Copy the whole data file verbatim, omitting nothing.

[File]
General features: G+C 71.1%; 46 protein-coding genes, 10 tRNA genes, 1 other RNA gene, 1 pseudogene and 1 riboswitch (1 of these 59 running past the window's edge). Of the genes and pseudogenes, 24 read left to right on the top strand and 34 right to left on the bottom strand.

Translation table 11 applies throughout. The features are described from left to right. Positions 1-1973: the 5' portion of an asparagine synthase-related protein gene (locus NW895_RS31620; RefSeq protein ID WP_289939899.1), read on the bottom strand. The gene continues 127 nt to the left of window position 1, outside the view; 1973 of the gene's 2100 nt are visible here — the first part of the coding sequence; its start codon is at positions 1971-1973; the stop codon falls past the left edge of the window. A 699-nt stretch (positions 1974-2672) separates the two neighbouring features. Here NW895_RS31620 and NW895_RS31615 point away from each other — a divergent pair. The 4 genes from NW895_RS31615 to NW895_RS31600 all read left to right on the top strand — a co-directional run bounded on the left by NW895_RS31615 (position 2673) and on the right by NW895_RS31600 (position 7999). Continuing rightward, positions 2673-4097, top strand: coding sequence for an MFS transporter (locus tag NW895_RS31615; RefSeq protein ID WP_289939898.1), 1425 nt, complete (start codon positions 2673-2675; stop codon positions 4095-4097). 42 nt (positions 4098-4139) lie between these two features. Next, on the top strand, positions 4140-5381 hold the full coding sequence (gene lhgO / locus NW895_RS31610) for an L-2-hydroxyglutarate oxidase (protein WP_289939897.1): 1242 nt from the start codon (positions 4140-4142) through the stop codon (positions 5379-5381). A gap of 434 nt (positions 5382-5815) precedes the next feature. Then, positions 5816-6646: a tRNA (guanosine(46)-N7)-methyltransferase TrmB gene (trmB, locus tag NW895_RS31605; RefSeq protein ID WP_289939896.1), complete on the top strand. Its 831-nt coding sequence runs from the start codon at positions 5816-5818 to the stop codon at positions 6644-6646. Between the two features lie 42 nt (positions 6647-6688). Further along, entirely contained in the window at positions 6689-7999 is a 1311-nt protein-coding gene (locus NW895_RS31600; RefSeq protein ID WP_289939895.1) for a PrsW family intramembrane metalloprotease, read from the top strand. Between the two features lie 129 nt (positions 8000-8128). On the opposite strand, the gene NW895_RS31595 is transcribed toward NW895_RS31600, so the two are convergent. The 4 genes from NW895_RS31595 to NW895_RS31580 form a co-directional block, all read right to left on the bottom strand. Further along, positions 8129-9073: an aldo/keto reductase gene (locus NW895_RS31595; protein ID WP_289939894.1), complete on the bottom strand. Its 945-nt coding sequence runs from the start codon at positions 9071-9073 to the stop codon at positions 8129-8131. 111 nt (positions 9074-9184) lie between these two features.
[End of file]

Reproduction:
General features: G+C 71.1%; 46 protein-coding genes, 10 tRNA genes, 1 other RNA gene, 1 pseudogene and 1 riboswitch (1 of these 59 running past the window's edge). Of the genes and pseudogenes, 24 read left to right on the top strand and 34 right to left on the bottom strand.

Translation table 11 applies throughout. The features are described from left to right. Positions 1-1973: the 5' portion of an asparagine synthase-related protein gene (locus NW895_RS31620; RefSeq protein ID WP_289939899.1), read on the bottom strand. The gene continues 127 nt to the left of window position 1, outside the view; 1973 of the gene's 2100 nt are visible here — the first part of the coding sequence; its start codon is at positions 1971-1973; the stop codon falls past the left edge of the window. A 699-nt stretch (positions 1974-2672) separates the two neighbouring features. Here NW895_RS31620 and NW895_RS31615 point away from each other — a divergent pair. The 4 genes from NW895_RS31615 to NW895_RS31600 all read left to right on the top strand — a co-directional run bounded on the left by NW895_RS31615 (position 2673) and on the right by NW895_RS31600 (position 7999). Continuing rightward, positions 2673-4097, top strand: coding sequence for an MFS transporter (locus tag NW895_RS31615; RefSeq protein ID WP_289939898.1), 1425 nt, complete (start codon positions 2673-2675; stop codon positions 4095-4097). 42 nt (positions 4098-4139) lie between these two features. Next, on the top strand, positions 4140-5381 hold the full coding sequence (gene lhgO / locus NW895_RS31610) for an L-2-hydroxyglutarate oxidase (protein WP_289939897.1): 1242 nt from the start codon (positions 4140-4142) through the stop codon (positions 5379-5381). A gap of 434 nt (positions 5382-5815) precedes the next feature. Then, positions 5816-6646: a tRNA (guanosine(46)-N7)-methyltransferase TrmB gene (trmB, locus tag NW895_RS31605; RefSeq protein ID WP_289939896.1), complete on the top strand. Its 831-nt coding sequence runs from the start codon at positions 5816-5818 to the stop codon at positions 6644-6646. Between the two features lie 42 nt (positions 6647-6688). Further along, entirely contained in the window at positions 6689-7999 is a 1311-nt protein-coding gene (locus NW895_RS31600; RefSeq protein ID WP_289939895.1) for a PrsW family intramembrane metalloprotease, read from the top strand. Between the two features lie 129 nt (positions 8000-8128). On the opposite strand, the gene NW895_RS31595 is transcribed toward NW895_RS31600, so the two are convergent. The 4 genes from NW895_RS31595 to NW895_RS31580 form a co-directional block, all read right to left on the bottom strand. Further along, positions 8129-9073: an aldo/keto reductase gene (locus NW895_RS31595; protein ID WP_289939894.1), complete on the bottom strand. Its 945-nt coding sequence runs from the start codon at positions 9071-9073 to the stop codon at positions 8129-8131. 111 nt (positions 9074-9184) lie between these two features.